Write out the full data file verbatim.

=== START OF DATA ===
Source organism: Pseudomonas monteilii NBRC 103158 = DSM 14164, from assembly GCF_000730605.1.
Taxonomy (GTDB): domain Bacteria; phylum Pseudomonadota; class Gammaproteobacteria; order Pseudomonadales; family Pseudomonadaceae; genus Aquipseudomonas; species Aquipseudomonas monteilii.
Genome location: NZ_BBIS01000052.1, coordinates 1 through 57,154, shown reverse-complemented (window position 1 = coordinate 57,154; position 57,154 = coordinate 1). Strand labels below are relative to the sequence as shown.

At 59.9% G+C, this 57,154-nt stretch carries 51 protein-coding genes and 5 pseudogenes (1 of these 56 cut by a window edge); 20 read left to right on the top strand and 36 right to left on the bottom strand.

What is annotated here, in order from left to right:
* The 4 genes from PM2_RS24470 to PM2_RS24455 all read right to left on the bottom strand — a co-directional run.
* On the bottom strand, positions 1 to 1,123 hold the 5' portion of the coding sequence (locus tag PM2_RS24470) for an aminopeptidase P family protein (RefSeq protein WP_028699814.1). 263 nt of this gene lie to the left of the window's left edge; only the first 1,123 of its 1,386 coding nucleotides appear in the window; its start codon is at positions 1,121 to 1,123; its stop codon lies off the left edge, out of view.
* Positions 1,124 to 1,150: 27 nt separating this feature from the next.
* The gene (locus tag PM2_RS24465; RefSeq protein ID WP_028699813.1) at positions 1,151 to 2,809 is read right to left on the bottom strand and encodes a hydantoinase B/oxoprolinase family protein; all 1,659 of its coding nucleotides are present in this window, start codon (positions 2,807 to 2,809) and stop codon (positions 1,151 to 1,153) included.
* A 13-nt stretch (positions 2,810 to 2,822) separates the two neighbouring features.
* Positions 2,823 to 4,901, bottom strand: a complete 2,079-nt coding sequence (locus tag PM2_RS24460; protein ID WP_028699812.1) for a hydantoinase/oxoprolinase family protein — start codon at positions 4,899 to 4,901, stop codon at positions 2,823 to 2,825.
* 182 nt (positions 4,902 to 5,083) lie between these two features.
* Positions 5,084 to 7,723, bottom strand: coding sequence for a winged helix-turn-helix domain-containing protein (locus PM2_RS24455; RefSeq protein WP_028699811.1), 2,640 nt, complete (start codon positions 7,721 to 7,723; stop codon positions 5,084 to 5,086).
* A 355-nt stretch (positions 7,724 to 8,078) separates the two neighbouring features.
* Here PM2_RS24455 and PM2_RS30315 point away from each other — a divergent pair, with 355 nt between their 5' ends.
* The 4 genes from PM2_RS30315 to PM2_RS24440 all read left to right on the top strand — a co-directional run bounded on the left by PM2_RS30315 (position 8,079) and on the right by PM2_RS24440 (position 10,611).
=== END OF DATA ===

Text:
Source organism: Pseudomonas monteilii NBRC 103158 = DSM 14164, from assembly GCF_000730605.1.
Taxonomy (GTDB): domain Bacteria; phylum Pseudomonadota; class Gammaproteobacteria; order Pseudomonadales; family Pseudomonadaceae; genus Aquipseudomonas; species Aquipseudomonas monteilii.
Genome location: NZ_BBIS01000052.1, coordinates 1 through 57,154, shown reverse-complemented (window position 1 = coordinate 57,154; position 57,154 = coordinate 1). Strand labels below are relative to the sequence as shown.

At 59.9% G+C, this 57,154-nt stretch carries 51 protein-coding genes and 5 pseudogenes (1 of these 56 cut by a window edge); 20 read left to right on the top strand and 36 right to left on the bottom strand.

What is annotated here, in order from left to right:
* The 4 genes from PM2_RS24470 to PM2_RS24455 all read right to left on the bottom strand — a co-directional run.
* On the bottom strand, positions 1 to 1,123 hold the 5' portion of the coding sequence (locus tag PM2_RS24470) for an aminopeptidase P family protein (RefSeq protein WP_028699814.1). 263 nt of this gene lie to the left of the window's left edge; only the first 1,123 of its 1,386 coding nucleotides appear in the window; its start codon is at positions 1,121 to 1,123; its stop codon lies off the left edge, out of view.
* Positions 1,124 to 1,150: 27 nt separating this feature from the next.
* The gene (locus tag PM2_RS24465; RefSeq protein ID WP_028699813.1) at positions 1,151 to 2,809 is read right to left on the bottom strand and encodes a hydantoinase B/oxoprolinase family protein; all 1,659 of its coding nucleotides are present in this window, start codon (positions 2,807 to 2,809) and stop codon (positions 1,151 to 1,153) included.
* A 13-nt stretch (positions 2,810 to 2,822) separates the two neighbouring features.
* Positions 2,823 to 4,901, bottom strand: a complete 2,079-nt coding sequence (locus tag PM2_RS24460; protein ID WP_028699812.1) for a hydantoinase/oxoprolinase family protein — start codon at positions 4,899 to 4,901, stop codon at positions 2,823 to 2,825.
* 182 nt (positions 4,902 to 5,083) lie between these two features.
* Positions 5,084 to 7,723, bottom strand: coding sequence for a winged helix-turn-helix domain-containing protein (locus PM2_RS24455; RefSeq protein WP_028699811.1), 2,640 nt, complete (start codon positions 7,721 to 7,723; stop codon positions 5,084 to 5,086).
* A 355-nt stretch (positions 7,724 to 8,078) separates the two neighbouring features.
* Here PM2_RS24455 and PM2_RS30315 point away from each other — a divergent pair, with 355 nt between their 5' ends.
* The 4 genes from PM2_RS30315 to PM2_RS24440 all read left to right on the top strand — a co-directional run bounded on the left by PM2_RS30315 (position 8,079) and on the right by PM2_RS24440 (position 10,611).